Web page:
FTTC: Pushing the Limits
With 80% of a telecommunications build being spent on labor, conducting a thorough analysis of labor costs is critical to the containment of deployment costs. A deployment requires a staff of planners, engineers, field crews, and construction forces who are knowledgeable about the type of services to be offered and how they are to be delivered.
Little attention has been placed on the underlying foundation of these networks: the protection and management of the physical layer. The physical fiber network must be protected as light passes from one point to the next, ensuring as minimal degradation of signal as possible. It is crucial that any place in which a fiber is terminated, connectorized, or spliced, that adequate fiber management practices are followed.
With the increased usage of bandwidth, carriers are finding it necessary to reinforce their networks simply to keep up with the demand. If you haven’t noticed how this has happened, just look to your kids. The younger generations are using their cell phones more and more, and letting the laptop and the desktop computer sit idle. This increase in usage has pushed an already strained network to the limit. Add to this the lack of available space in both buildings and downtown areas and you get a recipe for major network failures. To combat this, carriers are looking for creative ways to maximize existing space and reinforce their fiber with new and innovative technologies.
An emerging technology is pushable fiber coupled with a microduct solution. Not to be confused with air-blown fiber, pushable fiber is a practical solution that not only allows for cost-effective deployment of fiber in cellular backhaul and DAS networks, but also provides ongoing returns by reducing the costs of maintenance and restoration.
Distributed Antenna Systems (DAS) Means Getting Fiber to the Cell Site
DAS is an exciting technology that allows for greater coverage and backhaul services in metro areas where wireless technology coverage has a hard time reaching. DAS also provides sufficient backhaul services where large amounts of cell traffic are infrequent, but required, such as sports venues. The challenge in a DAS environment is getting fiber first from the DAS control unit back to the base station and then to the antenna sites (depending on whose technology you are using) as they are commonly situated in or on structures that are encased in concrete.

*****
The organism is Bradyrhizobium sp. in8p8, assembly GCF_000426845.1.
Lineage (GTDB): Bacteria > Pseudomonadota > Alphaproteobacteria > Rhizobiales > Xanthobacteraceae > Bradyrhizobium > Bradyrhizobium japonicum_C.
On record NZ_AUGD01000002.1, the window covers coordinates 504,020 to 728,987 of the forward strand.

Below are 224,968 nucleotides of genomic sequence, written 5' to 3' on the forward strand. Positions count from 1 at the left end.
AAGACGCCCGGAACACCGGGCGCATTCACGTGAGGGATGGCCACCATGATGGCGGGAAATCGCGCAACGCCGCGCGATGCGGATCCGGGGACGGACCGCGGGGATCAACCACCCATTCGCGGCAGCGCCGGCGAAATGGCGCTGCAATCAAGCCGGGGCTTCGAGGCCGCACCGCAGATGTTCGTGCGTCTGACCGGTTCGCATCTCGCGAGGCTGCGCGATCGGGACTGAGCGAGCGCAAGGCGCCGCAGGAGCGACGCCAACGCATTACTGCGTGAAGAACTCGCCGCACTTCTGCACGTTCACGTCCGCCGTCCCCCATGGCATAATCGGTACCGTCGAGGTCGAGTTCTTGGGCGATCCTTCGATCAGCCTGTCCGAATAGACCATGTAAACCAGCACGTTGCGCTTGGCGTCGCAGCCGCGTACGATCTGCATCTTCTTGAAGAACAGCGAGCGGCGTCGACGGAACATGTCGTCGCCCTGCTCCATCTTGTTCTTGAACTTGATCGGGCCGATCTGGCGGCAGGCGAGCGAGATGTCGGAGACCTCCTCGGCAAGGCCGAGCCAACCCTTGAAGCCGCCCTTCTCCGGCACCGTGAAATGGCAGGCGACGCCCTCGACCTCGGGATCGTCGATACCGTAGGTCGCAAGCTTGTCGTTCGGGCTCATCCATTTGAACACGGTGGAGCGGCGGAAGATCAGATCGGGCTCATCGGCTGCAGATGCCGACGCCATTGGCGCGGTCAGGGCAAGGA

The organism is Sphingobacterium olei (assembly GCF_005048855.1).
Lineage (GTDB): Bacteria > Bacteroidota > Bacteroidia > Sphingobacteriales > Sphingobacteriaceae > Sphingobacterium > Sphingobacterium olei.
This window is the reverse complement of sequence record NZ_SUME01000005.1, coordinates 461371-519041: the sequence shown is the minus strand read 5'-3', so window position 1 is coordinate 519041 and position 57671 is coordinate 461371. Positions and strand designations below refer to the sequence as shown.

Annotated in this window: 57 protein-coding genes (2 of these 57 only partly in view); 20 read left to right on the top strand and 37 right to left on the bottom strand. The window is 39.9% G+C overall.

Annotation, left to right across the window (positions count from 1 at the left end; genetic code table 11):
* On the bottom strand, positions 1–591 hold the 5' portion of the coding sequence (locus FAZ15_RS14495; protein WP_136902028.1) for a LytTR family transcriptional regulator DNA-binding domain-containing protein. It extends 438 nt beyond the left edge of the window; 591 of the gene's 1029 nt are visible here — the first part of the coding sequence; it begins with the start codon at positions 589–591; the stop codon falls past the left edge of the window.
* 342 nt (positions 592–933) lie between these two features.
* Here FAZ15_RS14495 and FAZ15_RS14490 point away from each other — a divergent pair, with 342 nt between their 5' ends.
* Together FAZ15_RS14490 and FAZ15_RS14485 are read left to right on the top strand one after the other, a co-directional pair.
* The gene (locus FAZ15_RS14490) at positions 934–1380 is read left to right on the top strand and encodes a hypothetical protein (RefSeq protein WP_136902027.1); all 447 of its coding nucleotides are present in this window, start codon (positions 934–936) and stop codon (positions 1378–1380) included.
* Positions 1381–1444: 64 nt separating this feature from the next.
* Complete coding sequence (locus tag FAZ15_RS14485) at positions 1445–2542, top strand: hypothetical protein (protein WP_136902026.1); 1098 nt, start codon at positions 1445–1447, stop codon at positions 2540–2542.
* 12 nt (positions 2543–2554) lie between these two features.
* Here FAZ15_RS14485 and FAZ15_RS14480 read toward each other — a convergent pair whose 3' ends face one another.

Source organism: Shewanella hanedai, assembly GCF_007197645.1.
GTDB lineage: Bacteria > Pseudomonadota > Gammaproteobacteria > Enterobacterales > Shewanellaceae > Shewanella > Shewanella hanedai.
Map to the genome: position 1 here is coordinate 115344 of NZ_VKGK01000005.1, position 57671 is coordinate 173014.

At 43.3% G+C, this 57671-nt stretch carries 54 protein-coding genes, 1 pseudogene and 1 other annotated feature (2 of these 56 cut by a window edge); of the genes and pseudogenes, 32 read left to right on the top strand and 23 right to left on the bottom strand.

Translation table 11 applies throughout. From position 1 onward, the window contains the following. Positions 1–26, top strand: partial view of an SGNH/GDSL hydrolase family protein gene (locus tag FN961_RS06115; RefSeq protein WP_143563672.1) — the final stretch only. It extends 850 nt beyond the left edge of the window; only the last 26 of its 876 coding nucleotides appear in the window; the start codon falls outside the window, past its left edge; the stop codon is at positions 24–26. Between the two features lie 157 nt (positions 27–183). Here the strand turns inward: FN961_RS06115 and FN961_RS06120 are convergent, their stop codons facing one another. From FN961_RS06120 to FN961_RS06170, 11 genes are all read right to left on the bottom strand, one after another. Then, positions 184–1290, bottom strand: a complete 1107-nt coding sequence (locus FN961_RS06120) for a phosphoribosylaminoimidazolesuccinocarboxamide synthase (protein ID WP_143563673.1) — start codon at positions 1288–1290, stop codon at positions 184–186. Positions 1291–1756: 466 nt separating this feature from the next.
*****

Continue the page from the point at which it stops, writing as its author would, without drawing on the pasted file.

A relatively new and cost-effective method when deployed in the OSP-DAS (ODAS) is micro trenching (slot cutting). With this method, a microduct from an existing manhole run where there is plenty of fiber and placing a fiber from the manhole splice into the DAS equipment on streetlight poles. The challenge is typically finding the time and or space to do this.
Traditional trenching is an expensive and labor-intensive process. It has become such a sore spot in the deployment of cable that even Wikipedia (www.wikipedia.org) has gotten into the act, providing a 14-step process on how to plan your excavation. Challenges associated with soil types have been well documented, as well as the laborious steps associated with creating the support structure to prevent cave in, dewatering, and/or benching the excavation.
The need for pushable fiber and microduct is obvious when there simply is no room for a larger, typical outside plant solution. The traditional method of digging a 1-foot-wide trench, placing a 2-4 inch conduit, backfilling with concrete and then repaving is long gone. This older method typically costs upward of 60% more to do, and also impacts the local traffic in ways that just are not acceptable anymore. (Imagine closing a lane of traffic in downtown Chicago for a week.)
With the pushable fiber method, a slot is cut, usually at night, and then 2 microducts are placed in the slot. One of these microducts typically has the ability to be located. This is critical, as when fully restored it’s virtually impossible to see where the trench is and after a season of resurfacing, it will be fully invisible.
Micro trenching is a better alternative as it is less time-consuming, less invasive, and allows for traffic to pass over the trench line without worry of causing damage. The trench width is usually 1 inch or less, and since less material is removed, it can be easily restored.
After the microduct is placed in the trench, a small hole is bored into the manhole where the fiber ring is located. The microduct is placed into the splice case, just as a traditional cable would be, then the fiber is simply pushed through the microduct and spliced as a normal cable.
The 3 most attractive qualities of pushable fiber are: